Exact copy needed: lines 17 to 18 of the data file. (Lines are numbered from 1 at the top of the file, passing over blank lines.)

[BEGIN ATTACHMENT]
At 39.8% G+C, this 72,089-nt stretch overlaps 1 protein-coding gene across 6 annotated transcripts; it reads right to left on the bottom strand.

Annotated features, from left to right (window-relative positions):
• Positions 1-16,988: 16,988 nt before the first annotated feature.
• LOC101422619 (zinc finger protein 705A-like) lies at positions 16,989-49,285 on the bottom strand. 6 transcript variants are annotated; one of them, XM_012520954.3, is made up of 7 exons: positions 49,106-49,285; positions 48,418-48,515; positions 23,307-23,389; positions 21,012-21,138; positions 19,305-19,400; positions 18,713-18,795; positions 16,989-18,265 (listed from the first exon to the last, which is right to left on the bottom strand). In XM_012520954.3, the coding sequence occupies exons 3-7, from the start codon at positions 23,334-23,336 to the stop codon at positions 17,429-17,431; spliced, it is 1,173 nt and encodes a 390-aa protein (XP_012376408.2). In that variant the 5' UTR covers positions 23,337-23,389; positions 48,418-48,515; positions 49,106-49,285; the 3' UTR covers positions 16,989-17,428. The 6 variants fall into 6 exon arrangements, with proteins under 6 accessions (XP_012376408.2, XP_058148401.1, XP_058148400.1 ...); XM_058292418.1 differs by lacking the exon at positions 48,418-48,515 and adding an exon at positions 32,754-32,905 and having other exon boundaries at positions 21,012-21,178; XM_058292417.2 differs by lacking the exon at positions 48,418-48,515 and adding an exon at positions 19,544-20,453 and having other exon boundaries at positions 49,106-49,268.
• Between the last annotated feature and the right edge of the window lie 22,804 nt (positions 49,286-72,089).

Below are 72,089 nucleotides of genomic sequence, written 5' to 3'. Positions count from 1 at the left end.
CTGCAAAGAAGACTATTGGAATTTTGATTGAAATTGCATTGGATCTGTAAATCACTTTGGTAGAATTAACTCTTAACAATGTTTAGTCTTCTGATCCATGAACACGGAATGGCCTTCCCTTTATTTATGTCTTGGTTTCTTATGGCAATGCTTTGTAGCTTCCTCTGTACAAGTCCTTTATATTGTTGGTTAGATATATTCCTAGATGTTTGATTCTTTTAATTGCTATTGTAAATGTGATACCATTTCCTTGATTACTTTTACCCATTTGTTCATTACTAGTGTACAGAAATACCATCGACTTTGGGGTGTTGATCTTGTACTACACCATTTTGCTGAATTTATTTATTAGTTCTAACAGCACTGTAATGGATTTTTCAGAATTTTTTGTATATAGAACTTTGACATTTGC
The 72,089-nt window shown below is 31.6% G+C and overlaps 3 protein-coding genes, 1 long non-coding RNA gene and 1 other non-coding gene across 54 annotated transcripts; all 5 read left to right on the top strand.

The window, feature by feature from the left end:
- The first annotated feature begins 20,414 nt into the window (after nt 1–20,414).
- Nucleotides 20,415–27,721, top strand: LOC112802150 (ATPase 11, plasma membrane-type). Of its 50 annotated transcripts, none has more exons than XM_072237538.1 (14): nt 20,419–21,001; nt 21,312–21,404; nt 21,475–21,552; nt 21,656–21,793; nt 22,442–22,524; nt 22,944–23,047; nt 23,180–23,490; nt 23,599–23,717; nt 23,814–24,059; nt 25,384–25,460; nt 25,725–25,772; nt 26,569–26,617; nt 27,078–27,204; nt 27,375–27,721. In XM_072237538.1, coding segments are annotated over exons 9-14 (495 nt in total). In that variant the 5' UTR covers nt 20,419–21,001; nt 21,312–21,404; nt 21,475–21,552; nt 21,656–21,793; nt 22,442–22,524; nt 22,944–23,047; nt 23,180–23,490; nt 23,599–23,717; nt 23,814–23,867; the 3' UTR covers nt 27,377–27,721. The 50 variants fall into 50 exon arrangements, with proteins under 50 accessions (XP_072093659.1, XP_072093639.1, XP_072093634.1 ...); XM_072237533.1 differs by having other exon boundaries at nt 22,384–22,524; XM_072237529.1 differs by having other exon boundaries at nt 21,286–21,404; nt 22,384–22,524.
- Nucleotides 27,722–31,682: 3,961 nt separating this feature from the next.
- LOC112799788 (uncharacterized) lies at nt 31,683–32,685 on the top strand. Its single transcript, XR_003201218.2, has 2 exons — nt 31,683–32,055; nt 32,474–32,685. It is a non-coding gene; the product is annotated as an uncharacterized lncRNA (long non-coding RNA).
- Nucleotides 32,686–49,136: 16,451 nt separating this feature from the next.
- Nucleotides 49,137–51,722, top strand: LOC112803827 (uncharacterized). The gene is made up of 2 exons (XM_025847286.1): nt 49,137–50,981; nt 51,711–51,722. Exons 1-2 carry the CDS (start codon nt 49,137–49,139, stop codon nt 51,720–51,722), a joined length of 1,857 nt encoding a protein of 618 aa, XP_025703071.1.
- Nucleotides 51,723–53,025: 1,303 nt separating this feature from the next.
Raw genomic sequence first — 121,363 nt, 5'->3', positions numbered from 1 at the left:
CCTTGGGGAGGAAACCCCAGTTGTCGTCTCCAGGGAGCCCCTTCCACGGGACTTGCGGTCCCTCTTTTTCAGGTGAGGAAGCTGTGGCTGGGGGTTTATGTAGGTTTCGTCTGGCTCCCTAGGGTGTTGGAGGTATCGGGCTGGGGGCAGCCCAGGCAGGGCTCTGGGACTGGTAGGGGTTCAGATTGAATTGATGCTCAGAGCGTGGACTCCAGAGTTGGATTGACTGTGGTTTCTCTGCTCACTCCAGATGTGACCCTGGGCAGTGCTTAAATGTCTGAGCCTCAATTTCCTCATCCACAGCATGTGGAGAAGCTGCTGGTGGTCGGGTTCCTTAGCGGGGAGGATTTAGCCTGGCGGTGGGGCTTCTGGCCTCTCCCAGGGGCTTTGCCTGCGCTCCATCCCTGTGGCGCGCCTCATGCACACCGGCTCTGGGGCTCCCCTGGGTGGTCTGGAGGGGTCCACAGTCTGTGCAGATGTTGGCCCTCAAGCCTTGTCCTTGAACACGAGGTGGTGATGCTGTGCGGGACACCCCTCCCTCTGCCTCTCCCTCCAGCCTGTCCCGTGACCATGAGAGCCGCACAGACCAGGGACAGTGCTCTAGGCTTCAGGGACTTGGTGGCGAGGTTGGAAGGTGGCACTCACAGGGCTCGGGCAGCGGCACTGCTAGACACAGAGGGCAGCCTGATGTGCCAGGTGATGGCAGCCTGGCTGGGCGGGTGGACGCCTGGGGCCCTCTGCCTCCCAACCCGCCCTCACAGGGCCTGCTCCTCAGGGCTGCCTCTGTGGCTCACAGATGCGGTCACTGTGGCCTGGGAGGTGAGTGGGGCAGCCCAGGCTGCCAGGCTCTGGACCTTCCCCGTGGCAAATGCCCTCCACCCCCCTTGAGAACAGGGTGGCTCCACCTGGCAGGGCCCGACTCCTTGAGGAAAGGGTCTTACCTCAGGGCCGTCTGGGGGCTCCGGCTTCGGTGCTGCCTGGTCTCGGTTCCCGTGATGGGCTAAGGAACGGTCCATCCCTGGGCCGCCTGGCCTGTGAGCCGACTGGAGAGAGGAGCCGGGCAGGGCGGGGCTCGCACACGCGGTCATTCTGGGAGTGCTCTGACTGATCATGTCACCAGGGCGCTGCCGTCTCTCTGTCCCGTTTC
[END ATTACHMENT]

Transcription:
Raw genomic sequence first — 121,363 nt, 5'->3', positions numbered from 1 at the left:
CCTTGGGGAGGAAACCCCAGTTGTCGTCTCCAGGGAGCCCCTTCCACGGGACTTGCGGTCCCTCTTTTTCAGGTGAGGAAGCTGTGGCTGGGGGTTTATGTAGGTTTCGTCTGGCTCCCTAGGGTGTTGGAGGTATCGGGCTGGGGGCAGCCCAGGCAGGGCTCTGGGACTGGTAGGGGTTCAGATTGAATTGATGCTCAGAGCGTGGACTCCAGAGTTGGATTGACTGTGGTTTCTCTGCTCACTCCAGATGTGACCCTGGGCAGTGCTTAAATGTCTGAGCCTCAATTTCCTCATCCACAGCATGTGGAGAAGCTGCTGGTGGTCGGGTTCCTTAGCGGGGAGGATTTAGCCTGGCGGTGGGGCTTCTGGCCTCTCCCAGGGGCTTTGCCTGCGCTCCATCCCTGTGGCGCGCCTCATGCACACCGGCTCTGGGGCTCCCCTGGGTGGTCTGGAGGGGTCCACAGTCTGTGCAGATGTTGGCCCTCAAGCCTTGTCCTTGAACACGAGGTGGTGATGCTGTGCGGGACACCCCTCCCTCTGCCTCTCCCTCCAGCCTGTCCCGTGACCATGAGAGCCGCACAGACCAGGGACAGTGCTCTAGGCTTCAGGGACTTGGTGGCGAGGTTGGAAGGTGGCACTCACAGGGCTCGGGCAGCGGCACTGCTAGACACAGAGGGCAGCCTGATGTGCCAGGTGATGGCAGCCTGGCTGGGCGGGTGGACGCCTGGGGCCCTCTGCCTCCCAACCCGCCCTCACAGGGCCTGCTCCTCAGGGCTGCCTCTGTGGCTCACAGATGCGGTCACTGTGGCCTGGGAGGTGAGTGGGGCAGCCCAGGCTGCCAGGCTCTGGACCTTCCCCGTGGCAAATGCCCTCCACCCCCCTTGAGAACAGGGTGGCTCCACCTGGCAGGGCCCGACTCCTTGAGGAAAGGGTCTTACCTCAGGGCCGTCTGGGGGCTCCGGCTTCGGTGCTGCCTGGTCTCGGTTCCCGTGATGGGCTAAGGAACGGTCCATCCCTGGGCCGCCTGGCCTGTGAGCCGACTGGAGAGAGGAGCCGGGCAGGGCGGGGCTCGCACACGCGGTCATTCTGGGAGTGCTCTGACTGATCATGTCACCAGGGCGCTGCCGTCTCTCTGTCCCGTTTC